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Changing Interest Rates

By: Emma Eilbeck BA (hons) - Updated: 1 Jul 2010 | comments*Discuss
Interest Rates  bank Of England

When choosing a mortgage, you will often hear lenders refer to interest rates and whether they are currently high or low. This can often seem like a foreign language when you are not familiar with what they are, let alone predicting whether they will go up or down.When it comes to interest rates a time machine that allows you to go into the future and see whether they go up or down would be ideal, however because we don't have this we simply have to judge on what information is available.

The Bank of England decides what interest rates will be, every month a group of people called The Monetary Policy Committee, which are set up by the Chancellor of the Exchequer will meet and decide whether the interest rate will go up or down.There are often predictions in the month ahead of the meeting as to which way they will vote. They can either decide to increase the rate, lower the rate, or leave it as it is. Normally the increase will be small, for example 0.25%.

Interest Rates and Mortgages

It may be that you never paid attention to the changing interest rates, that is until you got your mortgage. Checking whether the interest rate has gone up or down can almost become an addiction, if you have a mortgage and are on a tracker rate.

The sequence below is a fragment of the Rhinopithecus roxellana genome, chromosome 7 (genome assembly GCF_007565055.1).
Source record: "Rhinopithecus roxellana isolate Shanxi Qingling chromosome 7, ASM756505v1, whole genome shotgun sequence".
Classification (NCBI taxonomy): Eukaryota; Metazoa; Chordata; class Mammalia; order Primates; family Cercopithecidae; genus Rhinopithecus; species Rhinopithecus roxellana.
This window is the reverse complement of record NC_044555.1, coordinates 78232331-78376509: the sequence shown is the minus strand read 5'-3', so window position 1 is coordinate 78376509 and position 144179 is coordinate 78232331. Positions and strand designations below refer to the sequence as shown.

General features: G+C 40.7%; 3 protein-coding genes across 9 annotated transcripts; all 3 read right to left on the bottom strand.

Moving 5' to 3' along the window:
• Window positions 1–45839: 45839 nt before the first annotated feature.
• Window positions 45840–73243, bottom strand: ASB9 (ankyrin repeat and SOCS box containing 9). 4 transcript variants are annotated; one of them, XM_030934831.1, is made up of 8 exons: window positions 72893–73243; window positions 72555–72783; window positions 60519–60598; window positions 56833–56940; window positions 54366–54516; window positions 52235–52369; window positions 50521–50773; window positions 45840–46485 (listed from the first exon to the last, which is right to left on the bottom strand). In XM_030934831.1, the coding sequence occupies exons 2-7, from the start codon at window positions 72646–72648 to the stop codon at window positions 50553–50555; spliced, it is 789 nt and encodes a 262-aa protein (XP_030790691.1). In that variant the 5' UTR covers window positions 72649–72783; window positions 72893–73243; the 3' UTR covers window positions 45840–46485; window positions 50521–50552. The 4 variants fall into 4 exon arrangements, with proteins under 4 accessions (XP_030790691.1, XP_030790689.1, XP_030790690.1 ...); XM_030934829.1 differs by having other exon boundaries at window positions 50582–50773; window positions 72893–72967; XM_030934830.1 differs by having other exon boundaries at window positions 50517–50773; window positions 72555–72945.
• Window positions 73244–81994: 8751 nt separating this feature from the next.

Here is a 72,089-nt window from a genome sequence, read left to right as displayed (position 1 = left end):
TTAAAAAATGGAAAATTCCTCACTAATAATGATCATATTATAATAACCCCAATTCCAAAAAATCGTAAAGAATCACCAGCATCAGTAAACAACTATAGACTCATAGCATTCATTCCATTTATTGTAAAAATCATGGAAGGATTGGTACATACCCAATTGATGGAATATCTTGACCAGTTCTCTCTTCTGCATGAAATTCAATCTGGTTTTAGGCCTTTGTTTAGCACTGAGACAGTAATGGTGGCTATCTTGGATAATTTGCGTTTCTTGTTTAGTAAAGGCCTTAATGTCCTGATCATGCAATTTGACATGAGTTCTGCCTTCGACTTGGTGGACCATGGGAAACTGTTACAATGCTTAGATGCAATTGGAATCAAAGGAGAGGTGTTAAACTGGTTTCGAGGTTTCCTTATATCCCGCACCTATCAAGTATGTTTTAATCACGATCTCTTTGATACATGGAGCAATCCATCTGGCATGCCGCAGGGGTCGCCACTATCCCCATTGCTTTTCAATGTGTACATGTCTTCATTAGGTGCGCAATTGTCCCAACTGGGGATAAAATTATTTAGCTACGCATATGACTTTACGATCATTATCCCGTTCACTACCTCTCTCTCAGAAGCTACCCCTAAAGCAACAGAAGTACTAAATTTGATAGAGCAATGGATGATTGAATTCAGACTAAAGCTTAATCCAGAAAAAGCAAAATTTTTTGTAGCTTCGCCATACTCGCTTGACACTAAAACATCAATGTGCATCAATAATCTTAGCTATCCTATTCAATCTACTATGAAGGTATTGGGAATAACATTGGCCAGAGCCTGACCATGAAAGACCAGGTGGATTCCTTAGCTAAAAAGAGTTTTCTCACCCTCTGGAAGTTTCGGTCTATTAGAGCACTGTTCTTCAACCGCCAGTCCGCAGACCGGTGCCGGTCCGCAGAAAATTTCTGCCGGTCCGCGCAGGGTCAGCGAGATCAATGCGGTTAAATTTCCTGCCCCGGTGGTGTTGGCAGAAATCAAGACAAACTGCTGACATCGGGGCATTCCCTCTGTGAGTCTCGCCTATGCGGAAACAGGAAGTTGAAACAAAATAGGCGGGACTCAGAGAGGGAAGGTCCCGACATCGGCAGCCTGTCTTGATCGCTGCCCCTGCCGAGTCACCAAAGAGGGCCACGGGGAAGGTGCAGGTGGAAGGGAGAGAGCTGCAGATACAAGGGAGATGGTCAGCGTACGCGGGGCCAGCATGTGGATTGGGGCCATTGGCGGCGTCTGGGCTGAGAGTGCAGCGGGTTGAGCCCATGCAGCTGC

Interest rates are also very unpredictable, despite various economists and experts laying forth their predictions about the interest rate, nothing in set in stone and throughout the year there will always be surprises when it comes to changing rates. It is important though to take some notice of predictions when it comes to interest rates, the last thing you want to do is sign up to a tracker mortgage which tracks the Bank of England's base rate only to find that the rate starts to slowly increase month by month.

What comes up, must come down, and when interest rates are up, at least it means that the probability is that they are going to come down.A number of factors can make interest rates change, if nobody is spending and the economy is suffering then the Bank of England is more likely to increase interest rates because it wants to encourage people to take out mortgage and spend money.When interest rates are low it normally means that the economy is in good shape and it encourages spending, as people are not having to pay as much in mortgage repayments.

It is impossible to say what the interest rates will do over the coming months and years, but it is important to know what effect this will have on your mortgage.A borrower on a tracker mortgage will have to budget for the worst possible scenario incase interest rates go up and they are faced with a hefty bill. Fixed rate borrowers will equally have to weigh up the chances of the interest rate going down and decide whether a fixed rate mortgage is right for them.You are always taking a gamble when it comes to the interest rate, and although it is best to listen to what forecasters say, nothing is ever certain, so it pays to prepare for the worst.

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